Whoever it was that said "All's fair in love and war" only got it half right.
In the case of war, actually, many things are not fair. The rules of engagement during armed conflicts are strictly guided by a series of documents called the Geneva Conventions, which cover everything from the treatment of prisoners of war and civilians to the protection of important cultural sites and the environment.
The first of the five Geneva Conventions — named for the Swiss city in which they were signed — were established in 1864 by delegates from Europe, the United States, Asia and South America. The treaty was inspired by International Red Cross founder Henri Dunant's pamphlet "A Memory of Solferino," which described his shock at the lack of care given to wounded soldiers at the battle of Solferino, Italy, in 1859.
Though 16 governments signed the conventions in 1864, Great Britain, Germany, Sweden and the United States did not; the U.S. Congress finally ratified the conventions in 1882, making it the 32nd nation to sign on. More than 190 nations have signed onto the conventions to date, including Iraq.
The document established rules for the treatment of the wounded and prisoners of war. The original 10-article conventions pegged ambulances, hospitals and hospital staff as neutral and made provisions for health-care personnel to
continue tending to the sick during wartime without fear of attack by military personnel.
It set rules for the care of wounded soldiers, including safely transporting them out of the battle arena. The conventions also established the red cross as the universal symbol for neutrality for hospitals, ambulances and persons being evacuated from the battleground. Though governments are responsible for enforcing the law, the conventions give the Red Cross alone permission to carry out relief activities in armed conflicts.
The conventions were updated in 1906, 1929 and, most importantly, in 1949, following World War II. One of recent history's most graphic examples of flagrant disregard for the rules of war was the slaughter of 7 million Jews by the Nazi regime during World War II. The mass murder was the primary
impetus for the fourth Geneva Convention, which set out more explicit rules about the treatment of prisoners of war and civilians.
"The importance of these conventions is that they set the standards for humane behavior," said Lucy Brown, the senior advisor for International Humanitarian Law for the American Red Cross. "Over the last century, battlefields are not the only places where wars have been fought, and we've had more and more civilians being the major casualties at the hands of people
like Hitler, who had no respect for the lives of innocent civilians."
Among the provisions of the revised document are methods for identifying the dead and wounded and notifying their families. Prisoners of war are also guaranteed food, shelter and protection from harm or medical experimentation, and it is forbidden to publicly display the captured combatants in a way that is humiliating. (President Bush has said Iraq broke this rule when footage of captured coalition forces was aired on government-controlled Iraqi television.)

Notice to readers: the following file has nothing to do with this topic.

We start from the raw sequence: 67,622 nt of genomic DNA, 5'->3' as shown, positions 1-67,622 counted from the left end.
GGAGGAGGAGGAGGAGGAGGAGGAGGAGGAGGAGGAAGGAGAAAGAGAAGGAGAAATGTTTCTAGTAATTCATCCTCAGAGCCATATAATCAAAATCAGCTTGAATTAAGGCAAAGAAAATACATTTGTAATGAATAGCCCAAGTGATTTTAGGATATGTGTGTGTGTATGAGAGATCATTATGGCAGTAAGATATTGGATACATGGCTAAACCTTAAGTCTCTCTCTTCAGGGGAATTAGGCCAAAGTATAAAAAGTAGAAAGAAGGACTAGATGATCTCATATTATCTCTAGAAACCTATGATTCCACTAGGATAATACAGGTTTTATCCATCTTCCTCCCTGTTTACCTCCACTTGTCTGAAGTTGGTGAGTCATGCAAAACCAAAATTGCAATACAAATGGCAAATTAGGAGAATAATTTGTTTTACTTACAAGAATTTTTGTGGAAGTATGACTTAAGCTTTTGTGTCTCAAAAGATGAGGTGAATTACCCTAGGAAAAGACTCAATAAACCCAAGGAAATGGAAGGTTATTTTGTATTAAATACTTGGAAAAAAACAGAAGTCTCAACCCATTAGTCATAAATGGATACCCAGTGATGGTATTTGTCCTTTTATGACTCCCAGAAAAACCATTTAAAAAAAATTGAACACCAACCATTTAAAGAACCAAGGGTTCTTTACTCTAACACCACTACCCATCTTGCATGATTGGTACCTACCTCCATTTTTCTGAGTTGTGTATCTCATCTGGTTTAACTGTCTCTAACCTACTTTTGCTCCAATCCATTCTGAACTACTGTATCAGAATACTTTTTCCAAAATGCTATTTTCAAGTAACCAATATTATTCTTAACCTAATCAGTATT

Other rules: innocent bystanders cannot be taken as hostages or mistreated based on race or ethnicity; safe passage must be given to food, water and humanitarian supplies; soldiers cannot destroy food, water installations, dams or crops vital to the survival of civilians; children under 15 may not be recruited into the armed forces; soldiers must be dressed in clearly distinguishable military uniforms; war correspondents are to be treated as civilians, and women and children are to be afforded the highest protection; weapons of mass destruction are prohibited; false surrender is forbidden; war planning must avoid destruction of civilian installations and nonmilitary areas.
The 1977 amendment further delineated the rules against attacking civilians, including a provision that prohibits attacking civilians even if combatants are hiding within their ranks, or the use of "human shields." Also included are rules to protect the environment against long-term damage.
There is no international police force in place to enforce the Geneva Conventions. Each nation that signs agrees to enforce its own violations and those of others. As an example, the U.S. Department of Defense has military laws that would bring charges against anyone in the military that commits a war crime. Those laws were in effect in 1971, when Lt. William Calley was put on trial for the murder of unarmed civilians at My Lai during the Vietnam War.
Violations continue to occur. Recent war tribunals in Yugoslavia and Rwanda have focused on ethnic cleansing and genocide, including the ongoing trial of former Yugoslavian President Slobodan Milosevic; both are being administered by the United Nations in the International Criminal Court at the Hague, the
world's first permanent war crimes court.
The U.S. administration has already said that it will vigorously pursue war crimes cases against everyone from Saddam Hussein to soldiers accused of using human shields following the war in Iraq. The administration openly objected over the weekend to what it said was the Iraqi regime's noncompliance with convention rules about allowing Red Cross workers to meet
with POWs. Brown said that while the Red Cross has not yet been granted access to the American POWs, it does not consider the Iraqi government to be in breach because there has been adequate contact with Iraqi authorities and the Red Cross expects to gain access soon.